Take This, For It Is My Body

S.J. Norman, Dark Mofo, Hobart, 19 – 23 June, 2019

My friend and I shivered in the darkened Royal Tasmanian Botanical Gardens, nipaluna[1]/Hobart. In the midst of Dark Mofo—David Walsh’s Tas-gothic fantasy—we had joined a small group outside the wrought-iron gates of Tasmania’s Government House, in anticipation of SJ Norman’s performance piece, ‘Take This, For It Is My Body’. On paper, the event was described as a traditional spread of tea and scones, a domestic ritual with which I’m well acquainted as a white, colonial-descendent Australian. Norman, a Koori artist of Wiradjuri descent, may have borrowed these familiar semiotics, but their ‘teatime’ would be far from any I’ve known.

The neo-gothic sandstone building before us, with its vestigial battlements and clock tower, was lit up red and eerie as our guide led us up the palatial driveway. They eagerly told us the estate was not usually open to the public, reserved for functions and formalities, and that the Tasmanian governor still actually lives inside. But the grandiose Government House itself was not to be our destination. Instead, we were led to what must’ve once been a stable—also colonial sandstone—tucked discreetly away from the main complex. Our guide knocked brusquely at the wooden door.

Our hunger grew as we waited outside this door in the dark. From within the shack, a knock was returned, and the door swung open. There stood two performers—Carly Sheppard (a Murri artist of Kutjar descendency) and Naretha Williams (a Wiradjuri woman and experimental artist)—dressed in simple white work dresses and aprons. While absent on the night I attended, trawoolaway performer Sinsa Jo Mansell was also a part of the cast. Their faces set sternly, they gestured in silence for us to enter. As promised the steel table was set for a British-style tea. The rest of the room was spare, both sterile and run-down. Above the worn fireplace hung a ram’s skull. The whitewashed walls peeled and crumbled at the corners. A harsh light shone from above. Our group of eight shuffled awkwardly to our chairs, and our performers began solemnly pouring us cups of tea, laboriously wheeling a cart to each setting, service without the smile.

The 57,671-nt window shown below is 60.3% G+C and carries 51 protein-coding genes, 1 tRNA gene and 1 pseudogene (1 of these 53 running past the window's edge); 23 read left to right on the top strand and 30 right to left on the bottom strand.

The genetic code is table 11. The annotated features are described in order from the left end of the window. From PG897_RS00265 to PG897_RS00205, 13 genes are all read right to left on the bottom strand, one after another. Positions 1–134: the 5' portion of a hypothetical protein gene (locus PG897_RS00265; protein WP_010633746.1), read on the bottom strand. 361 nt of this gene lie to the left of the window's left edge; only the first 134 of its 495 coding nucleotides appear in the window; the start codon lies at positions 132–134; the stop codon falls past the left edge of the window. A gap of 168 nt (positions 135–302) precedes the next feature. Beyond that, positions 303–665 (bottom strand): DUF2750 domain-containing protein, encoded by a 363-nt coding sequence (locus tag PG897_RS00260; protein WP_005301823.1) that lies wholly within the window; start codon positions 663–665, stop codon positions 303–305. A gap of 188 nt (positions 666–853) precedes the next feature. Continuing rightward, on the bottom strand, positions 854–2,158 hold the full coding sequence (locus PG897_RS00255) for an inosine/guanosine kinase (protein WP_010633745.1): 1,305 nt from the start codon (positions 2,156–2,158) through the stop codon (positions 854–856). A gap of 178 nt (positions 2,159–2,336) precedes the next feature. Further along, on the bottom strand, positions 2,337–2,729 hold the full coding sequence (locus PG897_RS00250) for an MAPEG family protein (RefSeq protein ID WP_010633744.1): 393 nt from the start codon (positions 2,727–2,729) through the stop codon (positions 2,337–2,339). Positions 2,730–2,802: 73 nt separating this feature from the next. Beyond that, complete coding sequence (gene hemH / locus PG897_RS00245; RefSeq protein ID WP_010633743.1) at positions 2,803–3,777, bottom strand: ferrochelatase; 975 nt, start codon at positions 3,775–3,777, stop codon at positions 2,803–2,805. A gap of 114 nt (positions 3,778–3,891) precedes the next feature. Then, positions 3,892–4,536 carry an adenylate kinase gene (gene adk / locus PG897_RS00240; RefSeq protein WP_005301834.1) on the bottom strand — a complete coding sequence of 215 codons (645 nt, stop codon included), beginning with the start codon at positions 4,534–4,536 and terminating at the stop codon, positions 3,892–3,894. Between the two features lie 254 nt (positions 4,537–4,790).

An austere tension drifted across the room, our once-merry group turned silent, submissive. Before entering, our guide had impressed the importance of reading our place cards carefully. I was glad to have reading material, feeling restless, and followed these instructions diligently.

One side of the card recounted the history of Aboriginal genocide, beginning with the Frontier Wars. In blunt facts and figures it detailed officially sanctioned massacres, Christian assimilation policies, poisoned flour in ration packs sent to Missions, the Stolen Generation, forced domestic labour. Norman quoted the Aboriginal Protection Act of 1909, which defined Aboriginality as any ‘full-blooded aboriginal native of Australia, and any person apparently having an admixture of aboriginal blood’. [2]

The other side of the place card revealed the true nature of the scones our servers now set before us. Norman’s great-grandmother Sally was ‘known for her scones, and her temper’. [3] Norman’s mother recalled watching Sally’s bleeding knuckles knead the dough she would later serve to hungry farmers on the sheep stations of far-western New South Wales. According to our place card, our scones, too, contained ‘an admixture of Aboriginal blood, a quantum of 1/16’, given voluntarily by the living descendants who served us this family recipe. The placard invited us to ‘consume, keep or refuse this offering as you see fit’. [4]

The strict custom of scones, jam and cream were a cornerstone of my own upbringing and remind me of being scolded for using a napkin incorrectly, or learning which spoon is the right spoon, and what is the proper way to spread with a knife. Learning, I guess, how to be ‘civilised’. Defaulting to this deep-seated British politeness in my own blood, I smiled and politely thanked my servers as they poured my tea and placed the grisly cake before me. As a blood phobic, I suddenly became very aware of my own wrists, and tried to focus on breathing. I tried not to look at the scone too hard, and instead glanced furtively around at the others, wondering who would choose to eat theirs. All of us at the table—all white, all visibly uncomfortable— were busying ourselves with drinking tea and reading our place cards and trying not to look like we were too morally compromised. Nobody spoke.

True discomfort is hard to come by, but nothing cuts to the heart of it like food rituals. To refuse food is an offense in most cultures, especially in a formal setting, especially when the ingredients have special meaning to your host. Traditionally, afternoon tea is a domestic framework upheld by women, as an act of hospitality towards the men who consume it. I recall dieting as a teenager, defiantly resisting the cakes and desserts offered at family gatherings, the apparent concern and underlying insult in my hosts’ eyes. Because food is more than just functional, it’s transactional. Food is love, or labour. Norman’s notes on their great-grandmother elicit Sally’s resentment toward the farmhands she was baking for. Norman’s scones, then—given voluntarily—were an inversion of this power dynamic, a kind of transubstantiation: a sacramental offering borne from generations of begrudging servitude. The placard told how Norman’s mother was raised reluctantly Catholic, ‘the residue of the communion wafer in her mouth… the incantations of the Latin mass… the voice of her Granny, who sang the now lost songs of her Country.’[5] Sacrament, in Catholicism, means accepting the suffering that allows you to live free of sin. The spilling of blood—as Norman’s place card detailed— negates trust; Norman’s blood pact reinstates it. And so, should one eat the scones?